Skip to main content

Intro to Print Wizard: the Four C's

One way to begin to understand Print Wizard's zillion options is to break them out into 4 areas: Connection, Content, Contortion, and Control.
By Connection, I mean how Print Wizard receives the data file that it will print or otherwise output. Content refers to the format of the data in the main print file. Then there are all sorts of Contortions that Print Wizard can perform on the data. Finally, there's the question of Control: how do you get Print Wizard to do what you want? Let's explore some options.


Print Wizard can simply be told to print a certain file. But it's not as simple as that. The indicated file might be on a local disk, or it might be on an FTP server or a web (HTTP) server. That's not a problem, PW can go fetch it.

In other cases, a piece of PW will run in the background, as a service, and receive jobs from some other process or even from another machine. A service can run in the foreground or it can be run as a Windows service. 

Although there are many options, your computing environment will generally push you into one or two options. 


What kind of data are you handing to PW to process? The answer may be indicated (or at least affected) by the connection, and the answer may restrict the options available for processing the data.

The data may be plain text, such as you'd be able to edit in a text editor such as Notepad on Windows, or "vi" on Unix/Linux. All characters are ASCII, and the only control characters are return, linefeed, maybe tab, maybe formfeed.

Or the data may be text with escape sequences, meaning sequences intended to control a certain kind of printer, such as a PCL-5 laser printer or an Okidata dot matrix printer. These sequences might set the linespacing, condensed print, character set, etc.

Or it might be the output of a Windows printer driver that Print Wizard has captured. Here it is definitely best if that data is in PCL-5.

The file might be of a standardized format that PW can understand, such as a PDF, a TIF, a JPG, an EMF, etc.

Finally, it might be data that has been constructed especially for Print Wizard, in Print Wizard Markup Language, or PWML. This looks a lot like HTML, but has some key differences.


Depending on the content, there are many contortions that PW can perform on the data. Presumably, since you've stuck Print Wizard in between the data generating program and your printer, you want PW to modify the data in some way.

If the data is plain text, PW can analyze it, figure out how to fit it onto the page, which font(s) to use, what paper orientation to use, where to break between pages, etc., and finally output it.

If it is PCL-5 data (or other supported printer languages), PW can translate that data, and make it work on any printer. If it is PWML, PW must parse the markup and obey those intructions.

In any case, PW can also combine the main data (the report) with one or more overlays or background images.

PW may preview the file for you, so you can see how it's going to look. Also in this phase you can sometimes modify the file, such as changing the data's placement on the page. Or you can add a signature to some pages, or otherwise mark it up.

Then it must output it to a printer, a PDF file, a fax, a TIF, etc. If it creates a PDF, it might email it, with some attachments. If it's a fax, it might include a cover sheet, and attach additional documents.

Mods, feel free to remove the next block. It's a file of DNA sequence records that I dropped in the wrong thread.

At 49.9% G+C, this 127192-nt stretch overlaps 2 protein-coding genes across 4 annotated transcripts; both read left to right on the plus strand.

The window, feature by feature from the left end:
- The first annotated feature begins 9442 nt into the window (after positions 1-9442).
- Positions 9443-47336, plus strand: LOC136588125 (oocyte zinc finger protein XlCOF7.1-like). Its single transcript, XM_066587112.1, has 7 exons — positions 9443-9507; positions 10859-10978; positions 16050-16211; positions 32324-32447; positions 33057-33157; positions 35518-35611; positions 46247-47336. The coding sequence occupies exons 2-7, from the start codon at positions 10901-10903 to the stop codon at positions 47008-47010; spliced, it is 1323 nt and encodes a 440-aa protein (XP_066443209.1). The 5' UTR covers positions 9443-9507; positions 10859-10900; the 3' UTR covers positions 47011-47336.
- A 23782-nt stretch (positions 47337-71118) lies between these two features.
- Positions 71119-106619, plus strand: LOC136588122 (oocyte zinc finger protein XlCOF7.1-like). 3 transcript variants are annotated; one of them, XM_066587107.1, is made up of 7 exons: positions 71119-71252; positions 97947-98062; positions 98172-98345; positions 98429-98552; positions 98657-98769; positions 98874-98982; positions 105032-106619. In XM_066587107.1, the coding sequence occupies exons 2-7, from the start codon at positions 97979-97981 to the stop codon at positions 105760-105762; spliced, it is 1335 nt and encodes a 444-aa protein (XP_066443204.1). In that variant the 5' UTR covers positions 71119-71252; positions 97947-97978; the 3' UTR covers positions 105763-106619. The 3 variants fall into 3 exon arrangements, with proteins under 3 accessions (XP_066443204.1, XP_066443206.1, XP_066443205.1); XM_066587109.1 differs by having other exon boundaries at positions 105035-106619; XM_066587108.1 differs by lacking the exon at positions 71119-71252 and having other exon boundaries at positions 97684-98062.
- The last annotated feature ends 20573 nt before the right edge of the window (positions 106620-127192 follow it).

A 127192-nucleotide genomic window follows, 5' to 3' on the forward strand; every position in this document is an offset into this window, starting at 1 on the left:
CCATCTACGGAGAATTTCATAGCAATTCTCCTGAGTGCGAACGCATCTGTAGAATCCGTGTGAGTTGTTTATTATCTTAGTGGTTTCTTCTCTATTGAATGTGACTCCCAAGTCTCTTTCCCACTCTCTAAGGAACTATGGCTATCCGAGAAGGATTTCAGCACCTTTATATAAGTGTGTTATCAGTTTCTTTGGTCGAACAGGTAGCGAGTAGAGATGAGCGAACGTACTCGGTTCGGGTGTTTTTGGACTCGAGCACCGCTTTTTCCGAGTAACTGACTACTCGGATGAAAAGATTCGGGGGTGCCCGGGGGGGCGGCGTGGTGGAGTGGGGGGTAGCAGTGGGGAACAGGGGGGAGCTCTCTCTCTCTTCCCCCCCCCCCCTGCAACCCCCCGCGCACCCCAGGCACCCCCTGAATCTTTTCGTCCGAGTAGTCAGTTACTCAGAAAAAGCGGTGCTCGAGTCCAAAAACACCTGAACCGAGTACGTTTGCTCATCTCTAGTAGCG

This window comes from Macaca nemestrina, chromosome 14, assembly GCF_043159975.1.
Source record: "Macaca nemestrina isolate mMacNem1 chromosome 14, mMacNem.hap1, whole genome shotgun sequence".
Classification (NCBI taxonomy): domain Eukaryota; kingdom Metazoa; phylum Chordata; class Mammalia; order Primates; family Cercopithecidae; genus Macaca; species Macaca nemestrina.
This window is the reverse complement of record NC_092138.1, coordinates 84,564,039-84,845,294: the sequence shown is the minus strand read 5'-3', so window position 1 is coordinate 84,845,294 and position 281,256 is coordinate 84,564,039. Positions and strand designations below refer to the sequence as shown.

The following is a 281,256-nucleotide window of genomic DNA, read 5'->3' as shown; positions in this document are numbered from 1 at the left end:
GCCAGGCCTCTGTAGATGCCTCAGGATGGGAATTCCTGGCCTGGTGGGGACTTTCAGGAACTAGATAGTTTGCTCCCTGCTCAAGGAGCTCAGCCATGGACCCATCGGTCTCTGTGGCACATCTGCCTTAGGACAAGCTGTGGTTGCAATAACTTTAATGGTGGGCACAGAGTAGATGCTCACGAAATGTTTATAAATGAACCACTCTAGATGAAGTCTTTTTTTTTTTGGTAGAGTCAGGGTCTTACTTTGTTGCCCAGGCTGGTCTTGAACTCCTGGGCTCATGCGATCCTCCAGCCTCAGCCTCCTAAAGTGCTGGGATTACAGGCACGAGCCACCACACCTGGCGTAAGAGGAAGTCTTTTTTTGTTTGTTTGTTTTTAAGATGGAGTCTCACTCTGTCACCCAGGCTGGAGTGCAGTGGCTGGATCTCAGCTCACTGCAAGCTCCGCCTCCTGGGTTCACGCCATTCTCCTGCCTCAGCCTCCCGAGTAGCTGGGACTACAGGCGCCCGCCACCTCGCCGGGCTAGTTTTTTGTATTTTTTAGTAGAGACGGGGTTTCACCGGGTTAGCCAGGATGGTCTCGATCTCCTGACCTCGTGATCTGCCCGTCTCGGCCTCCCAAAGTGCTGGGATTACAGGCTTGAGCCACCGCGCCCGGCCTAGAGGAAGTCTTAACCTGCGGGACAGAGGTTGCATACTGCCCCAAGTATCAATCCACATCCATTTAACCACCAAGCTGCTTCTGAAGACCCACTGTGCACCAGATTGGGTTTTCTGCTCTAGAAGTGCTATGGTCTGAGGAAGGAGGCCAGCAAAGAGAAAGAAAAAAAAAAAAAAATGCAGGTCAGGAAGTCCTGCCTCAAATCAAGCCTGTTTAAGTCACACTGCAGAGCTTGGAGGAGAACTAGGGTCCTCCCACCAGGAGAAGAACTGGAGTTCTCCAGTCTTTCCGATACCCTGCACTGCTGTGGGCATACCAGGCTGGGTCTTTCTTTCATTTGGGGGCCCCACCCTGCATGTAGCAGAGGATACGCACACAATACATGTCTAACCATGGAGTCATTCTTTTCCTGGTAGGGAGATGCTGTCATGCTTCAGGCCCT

Then the cycle is done, and Print Wizard is ready for the next job.


With all these options, someone or something has to be in control, to tell PW how to process a particular job. Even here, there are options!

A series of command line parameters (CLPs) that are used to start up Print Wizard can tell it how to handle a job,

A service definition can tell a PW service how it will receive the job; that is, what the connection is.

A profile is a set of options that mostly correspond to the contortions shown above. A special master profile starts things off, but can be overridden by a specific profile.

Often, a service definition will lead to a profile which might lead to a series of CLPs.

Also, you can specify an init file, which can initialize and control the treatment of, primarily, plain text files.

All these mechanisms are external to the printfile itself. There are, though some internal control mechanisms, by which the content of the file can control its own destiny. Some file formats, notably PWML, PCL-5, and PDF, have mechanisms for controlling the paper size, orientation, font face and size, etc.

Finally, Print Wizard supports a format called bang files, or files with bang commands. A bang command is a special command word that starts with an exclamation point ("!"), a bang. If a bang command starts the file, then that command specifies how the following lines are to be handled, until PW reaches a) the end of the file, or b) a new line beginning with a bang command. This can continue until the end of the file.

Where multiple control mechanisms are used, they might conflict. Who wins? The last one wins, when looted at in this order: 1) master profile; 2) specific profile; 3) command line parameters; 4) bang commands; and 5) the data itself. In some cases, though, it is possible for commands to override things in the data itself, such as printer bin selection.


If you're suffering a confusion brought on by a conflation of concepts, there is a lot more information available. But I hope this scheme helps you at least frame your questions. Also, note that I've highlighted only the most common options in each catagory; many other options are available.

Copyright © 2023 Rasmussen Software, Inc. Legal Information & Privacy Policy
Send comments and suggestions to